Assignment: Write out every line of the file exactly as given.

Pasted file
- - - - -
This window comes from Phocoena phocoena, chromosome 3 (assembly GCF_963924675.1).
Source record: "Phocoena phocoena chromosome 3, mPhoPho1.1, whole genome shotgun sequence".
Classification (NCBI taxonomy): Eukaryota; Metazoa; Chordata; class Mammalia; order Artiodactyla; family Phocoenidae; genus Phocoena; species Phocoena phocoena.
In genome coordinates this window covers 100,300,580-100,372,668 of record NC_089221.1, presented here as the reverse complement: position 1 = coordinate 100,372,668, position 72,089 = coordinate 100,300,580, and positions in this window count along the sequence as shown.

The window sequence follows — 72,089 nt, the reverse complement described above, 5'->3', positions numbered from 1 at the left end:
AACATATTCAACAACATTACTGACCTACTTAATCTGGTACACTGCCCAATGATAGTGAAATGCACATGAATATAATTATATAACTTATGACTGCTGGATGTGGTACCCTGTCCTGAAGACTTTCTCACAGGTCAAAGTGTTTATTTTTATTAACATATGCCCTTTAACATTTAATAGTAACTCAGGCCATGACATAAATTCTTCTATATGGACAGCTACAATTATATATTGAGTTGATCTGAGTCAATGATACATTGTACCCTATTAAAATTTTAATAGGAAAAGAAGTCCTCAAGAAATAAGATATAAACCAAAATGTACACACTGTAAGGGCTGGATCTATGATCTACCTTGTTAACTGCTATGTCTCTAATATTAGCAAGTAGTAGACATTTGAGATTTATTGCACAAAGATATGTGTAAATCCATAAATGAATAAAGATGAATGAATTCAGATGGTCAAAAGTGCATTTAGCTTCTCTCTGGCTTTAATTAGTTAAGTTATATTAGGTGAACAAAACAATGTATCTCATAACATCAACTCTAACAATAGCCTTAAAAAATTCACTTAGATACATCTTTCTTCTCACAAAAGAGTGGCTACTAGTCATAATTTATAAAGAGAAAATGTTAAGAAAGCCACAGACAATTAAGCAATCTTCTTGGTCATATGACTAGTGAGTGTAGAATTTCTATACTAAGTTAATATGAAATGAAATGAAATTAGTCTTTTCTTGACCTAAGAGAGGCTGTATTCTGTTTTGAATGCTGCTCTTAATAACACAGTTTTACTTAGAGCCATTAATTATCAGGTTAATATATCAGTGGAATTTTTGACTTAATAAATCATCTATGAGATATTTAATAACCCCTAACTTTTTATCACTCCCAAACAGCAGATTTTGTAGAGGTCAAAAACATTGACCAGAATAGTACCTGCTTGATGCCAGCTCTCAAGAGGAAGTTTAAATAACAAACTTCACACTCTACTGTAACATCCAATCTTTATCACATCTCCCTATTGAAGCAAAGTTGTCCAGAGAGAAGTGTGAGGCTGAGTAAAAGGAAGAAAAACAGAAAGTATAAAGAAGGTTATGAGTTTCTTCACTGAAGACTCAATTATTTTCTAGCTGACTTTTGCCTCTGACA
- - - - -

This window comes from Phocoena phocoena, chromosome 3 (assembly GCF_963924675.1).
Source record: "Phocoena phocoena chromosome 3, mPhoPho1.1, whole genome shotgun sequence".
Classification (NCBI taxonomy): Eukaryota; Metazoa; Chordata; class Mammalia; order Artiodactyla; family Phocoenidae; genus Phocoena; species Phocoena phocoena.
In genome coordinates this window covers 100,300,580-100,372,668 of record NC_089221.1, presented here as the reverse complement: position 1 = coordinate 100,372,668, position 72,089 = coordinate 100,300,580, and positions in this window count along the sequence as shown.

The window sequence follows — 72,089 nt, the reverse complement described above, 5'->3', positions numbered from 1 at the left end:
AACATATTCAACAACATTACTGACCTACTTAATCTGGTACACTGCCCAATGATAGTGAAATGCACATGAATATAATTATATAACTTATGACTGCTGGATGTGGTACCCTGTCCTGAAGACTTTCTCACAGGTCAAAGTGTTTATTTTTATTAACATATGCCCTTTAACATTTAATAGTAACTCAGGCCATGACATAAATTCTTCTATATGGACAGCTACAATTATATATTGAGTTGATCTGAGTCAATGATACATTGTACCCTATTAAAATTTTAATAGGAAAAGAAGTCCTCAAGAAATAAGATATAAACCAAAATGTACACACTGTAAGGGCTGGATCTATGATCTACCTTGTTAACTGCTATGTCTCTAATATTAGCAAGTAGTAGACATTTGAGATTTATTGCACAAAGATATGTGTAAATCCATAAATGAATAAAGATGAATGAATTCAGATGGTCAAAAGTGCATTTAGCTTCTCTCTGGCTTTAATTAGTTAAGTTATATTAGGTGAACAAAACAATGTATCTCATAACATCAACTCTAACAATAGCCTTAAAAAATTCACTTAGATACATCTTTCTTCTCACAAAAGAGTGGCTACTAGTCATAATTTATAAAGAGAAAATGTTAAGAAAGCCACAGACAATTAAGCAATCTTCTTGGTCATATGACTAGTGAGTGTAGAATTTCTATACTAAGTTAATATGAAATGAAATGAAATTAGTCTTTTCTTGACCTAAGAGAGGCTGTATTCTGTTTTGAATGCTGCTCTTAATAACACAGTTTTACTTAGAGCCATTAATTATCAGGTTAATATATCAGTGGAATTTTTGACTTAATAAATCATCTATGAGATATTTAATAACCCCTAACTTTTTATCACTCCCAAACAGCAGATTTTGTAGAGGTCAAAAACATTGACCAGAATAGTACCTGCTTGATGCCAGCTCTCAAGAGGAAGTTTAAATAACAAACTTCACACTCTACTGTAACATCCAATCTTTATCACATCTCCCTATTGAAGCAAAGTTGTCCAGAGAGAAGTGTGAGGCTGAGTAAAAGGAAGAAAAACAGAAAGTATAAAGAAGGTTATGAGTTTCTTCACTGAAGACTCAATTATTTTCTAGCTGACTTTTGCCTCTGACA